Normal variability within a collegiate athlete sample: A rationale for comprehensive baseline testing.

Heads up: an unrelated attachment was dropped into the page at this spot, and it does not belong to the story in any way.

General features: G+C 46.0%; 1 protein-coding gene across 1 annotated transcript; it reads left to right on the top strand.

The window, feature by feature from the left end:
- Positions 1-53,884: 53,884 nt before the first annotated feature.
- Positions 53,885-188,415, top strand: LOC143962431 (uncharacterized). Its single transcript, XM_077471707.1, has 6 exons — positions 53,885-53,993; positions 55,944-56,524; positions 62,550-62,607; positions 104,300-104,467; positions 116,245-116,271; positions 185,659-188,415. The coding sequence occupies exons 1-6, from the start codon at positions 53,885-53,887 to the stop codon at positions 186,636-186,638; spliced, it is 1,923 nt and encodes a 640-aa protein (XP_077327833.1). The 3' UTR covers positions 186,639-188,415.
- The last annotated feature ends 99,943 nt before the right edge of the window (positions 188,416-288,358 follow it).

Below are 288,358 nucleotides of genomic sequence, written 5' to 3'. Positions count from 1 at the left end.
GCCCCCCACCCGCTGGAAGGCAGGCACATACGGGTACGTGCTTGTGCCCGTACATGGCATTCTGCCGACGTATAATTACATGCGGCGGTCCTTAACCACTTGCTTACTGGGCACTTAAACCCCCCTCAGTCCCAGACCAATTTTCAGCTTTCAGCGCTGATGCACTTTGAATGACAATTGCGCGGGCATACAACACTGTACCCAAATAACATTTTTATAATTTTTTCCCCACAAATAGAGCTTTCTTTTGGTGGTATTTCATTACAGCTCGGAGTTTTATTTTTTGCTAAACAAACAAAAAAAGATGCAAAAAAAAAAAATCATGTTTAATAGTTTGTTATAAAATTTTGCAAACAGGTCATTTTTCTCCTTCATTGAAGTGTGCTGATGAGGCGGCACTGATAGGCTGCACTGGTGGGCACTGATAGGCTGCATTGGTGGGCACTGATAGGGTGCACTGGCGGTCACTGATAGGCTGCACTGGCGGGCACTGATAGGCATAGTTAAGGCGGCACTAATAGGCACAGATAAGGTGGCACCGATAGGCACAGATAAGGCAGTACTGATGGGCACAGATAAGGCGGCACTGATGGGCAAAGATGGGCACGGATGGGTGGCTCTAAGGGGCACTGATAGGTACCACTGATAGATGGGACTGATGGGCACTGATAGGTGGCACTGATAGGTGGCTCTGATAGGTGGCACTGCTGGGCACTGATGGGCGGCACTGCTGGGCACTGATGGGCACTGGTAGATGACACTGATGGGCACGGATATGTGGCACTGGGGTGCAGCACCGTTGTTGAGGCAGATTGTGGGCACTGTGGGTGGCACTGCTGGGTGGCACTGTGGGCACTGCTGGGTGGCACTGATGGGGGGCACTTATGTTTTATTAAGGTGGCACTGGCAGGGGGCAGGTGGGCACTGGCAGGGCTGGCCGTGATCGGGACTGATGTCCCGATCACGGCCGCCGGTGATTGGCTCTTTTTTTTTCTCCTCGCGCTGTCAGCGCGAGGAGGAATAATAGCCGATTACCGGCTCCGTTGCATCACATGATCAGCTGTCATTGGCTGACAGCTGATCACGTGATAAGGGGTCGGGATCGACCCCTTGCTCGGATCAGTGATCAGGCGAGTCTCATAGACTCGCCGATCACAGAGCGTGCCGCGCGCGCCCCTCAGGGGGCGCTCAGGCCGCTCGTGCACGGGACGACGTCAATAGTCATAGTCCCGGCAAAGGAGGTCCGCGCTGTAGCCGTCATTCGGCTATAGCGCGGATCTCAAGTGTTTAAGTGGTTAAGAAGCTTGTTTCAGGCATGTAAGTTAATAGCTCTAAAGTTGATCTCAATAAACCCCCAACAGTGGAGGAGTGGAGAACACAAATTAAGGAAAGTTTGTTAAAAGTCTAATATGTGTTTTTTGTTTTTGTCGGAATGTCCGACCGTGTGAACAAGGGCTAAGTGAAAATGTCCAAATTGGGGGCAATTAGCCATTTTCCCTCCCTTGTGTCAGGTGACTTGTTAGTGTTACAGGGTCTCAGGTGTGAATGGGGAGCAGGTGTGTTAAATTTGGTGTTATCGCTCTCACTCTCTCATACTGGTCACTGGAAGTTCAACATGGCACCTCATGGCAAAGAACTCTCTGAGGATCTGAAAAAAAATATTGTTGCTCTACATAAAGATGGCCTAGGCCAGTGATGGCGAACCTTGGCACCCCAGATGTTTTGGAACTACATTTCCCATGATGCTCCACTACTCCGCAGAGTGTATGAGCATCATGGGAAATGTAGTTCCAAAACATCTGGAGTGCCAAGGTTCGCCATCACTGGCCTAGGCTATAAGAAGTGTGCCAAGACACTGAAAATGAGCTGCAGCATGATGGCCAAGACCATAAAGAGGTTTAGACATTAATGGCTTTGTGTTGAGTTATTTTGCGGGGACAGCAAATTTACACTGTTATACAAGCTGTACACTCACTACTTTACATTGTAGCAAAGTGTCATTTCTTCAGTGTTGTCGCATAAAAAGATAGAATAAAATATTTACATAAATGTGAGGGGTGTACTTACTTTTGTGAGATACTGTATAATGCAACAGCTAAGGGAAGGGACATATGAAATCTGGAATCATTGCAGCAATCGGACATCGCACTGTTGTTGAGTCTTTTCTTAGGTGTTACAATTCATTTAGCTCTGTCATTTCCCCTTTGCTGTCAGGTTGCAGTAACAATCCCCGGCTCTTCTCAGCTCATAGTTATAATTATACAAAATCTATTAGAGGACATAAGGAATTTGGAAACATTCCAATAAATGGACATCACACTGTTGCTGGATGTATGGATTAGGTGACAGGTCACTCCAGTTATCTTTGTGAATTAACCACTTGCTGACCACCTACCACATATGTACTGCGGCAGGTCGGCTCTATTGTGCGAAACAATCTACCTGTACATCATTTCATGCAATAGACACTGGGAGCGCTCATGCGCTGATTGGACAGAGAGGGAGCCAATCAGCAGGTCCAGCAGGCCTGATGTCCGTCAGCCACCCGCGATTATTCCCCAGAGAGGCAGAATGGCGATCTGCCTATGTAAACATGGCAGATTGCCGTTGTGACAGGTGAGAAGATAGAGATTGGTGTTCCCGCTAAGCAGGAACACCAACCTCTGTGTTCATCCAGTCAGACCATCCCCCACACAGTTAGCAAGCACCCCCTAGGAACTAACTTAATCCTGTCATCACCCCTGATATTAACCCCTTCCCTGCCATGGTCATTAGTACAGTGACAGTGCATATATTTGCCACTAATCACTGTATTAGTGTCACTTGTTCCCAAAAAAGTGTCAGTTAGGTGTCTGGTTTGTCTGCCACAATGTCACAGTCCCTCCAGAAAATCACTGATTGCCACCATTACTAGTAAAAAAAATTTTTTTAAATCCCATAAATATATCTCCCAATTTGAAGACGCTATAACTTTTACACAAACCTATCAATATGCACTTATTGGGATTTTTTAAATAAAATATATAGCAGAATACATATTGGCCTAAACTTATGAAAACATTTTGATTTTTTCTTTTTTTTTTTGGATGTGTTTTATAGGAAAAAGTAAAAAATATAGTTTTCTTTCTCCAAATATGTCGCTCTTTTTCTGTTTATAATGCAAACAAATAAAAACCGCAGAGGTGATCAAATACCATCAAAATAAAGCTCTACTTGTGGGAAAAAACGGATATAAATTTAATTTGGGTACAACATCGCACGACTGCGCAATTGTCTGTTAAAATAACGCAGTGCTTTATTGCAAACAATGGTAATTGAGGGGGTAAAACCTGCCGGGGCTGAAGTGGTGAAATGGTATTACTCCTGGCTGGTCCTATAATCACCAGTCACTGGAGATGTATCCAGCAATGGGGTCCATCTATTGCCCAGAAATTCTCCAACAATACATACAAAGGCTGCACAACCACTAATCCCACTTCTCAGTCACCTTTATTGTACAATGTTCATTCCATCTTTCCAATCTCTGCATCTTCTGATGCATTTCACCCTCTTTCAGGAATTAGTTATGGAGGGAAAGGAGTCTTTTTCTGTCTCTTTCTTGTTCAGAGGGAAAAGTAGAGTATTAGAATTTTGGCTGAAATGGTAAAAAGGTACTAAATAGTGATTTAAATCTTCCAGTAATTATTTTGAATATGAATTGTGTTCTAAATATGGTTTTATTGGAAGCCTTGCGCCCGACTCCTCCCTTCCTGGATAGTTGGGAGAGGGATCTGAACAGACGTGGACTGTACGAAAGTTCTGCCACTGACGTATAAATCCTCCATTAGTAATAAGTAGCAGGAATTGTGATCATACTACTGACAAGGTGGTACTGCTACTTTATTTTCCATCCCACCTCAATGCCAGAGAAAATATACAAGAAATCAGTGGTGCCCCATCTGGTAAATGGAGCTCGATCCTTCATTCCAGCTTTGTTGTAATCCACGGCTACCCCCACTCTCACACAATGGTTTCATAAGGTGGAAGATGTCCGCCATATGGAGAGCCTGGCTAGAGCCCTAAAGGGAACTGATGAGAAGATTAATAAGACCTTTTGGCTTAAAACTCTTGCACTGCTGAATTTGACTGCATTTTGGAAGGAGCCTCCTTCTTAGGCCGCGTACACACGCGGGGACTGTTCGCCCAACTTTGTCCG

: Sport-related concussions continue to garner attention as research emerges about the effects of these injuries. Many have advocated for cognitive baselines; however, there is no uniform practice of neuropsychological baseline testing at the collegiate level leading to variance in administration and interpretation. Continuing clarification on best practices is essential for the field, especially considering previous research highlighting normal variability on cognitive tests in other populations, but also the need for separate normative sources for those with attention and learning problems. This study aimed to evaluate the range of normal variability in a diverse sample of collegiate athletes administered a traditional neuropsychological baseline.: Neuropsychological baseline measures were collected on 236 Division 1 University student athletes over 4 years. Frequency of scores that fell at 1, 1.5, and 2 or greater standard deviations were reviewed. Student athletes were further evaluated for likelihood of factors which could impact results (i.e. Attention-Deficit/Hyperactivity Disorder [ADHD], Specific Learning Disorder [SLD], and psychiatric distress).: The results demonstrated high rates of variability in most test scores for the collective sample. Student athletes at risk for ADHD, SLD, and/or psychiatric distress appeared to demonstrate a higher degree of variability relative to individuals with minimal risk.: Baseline evaluation data revealed the presence of normal variability in a student athlete population. Left unrecognized, this can lead to errors in clinical recommendations given the nature of concussion. Certain individuals have risk factors which may increase the range of variability, and this should be explored further in future research.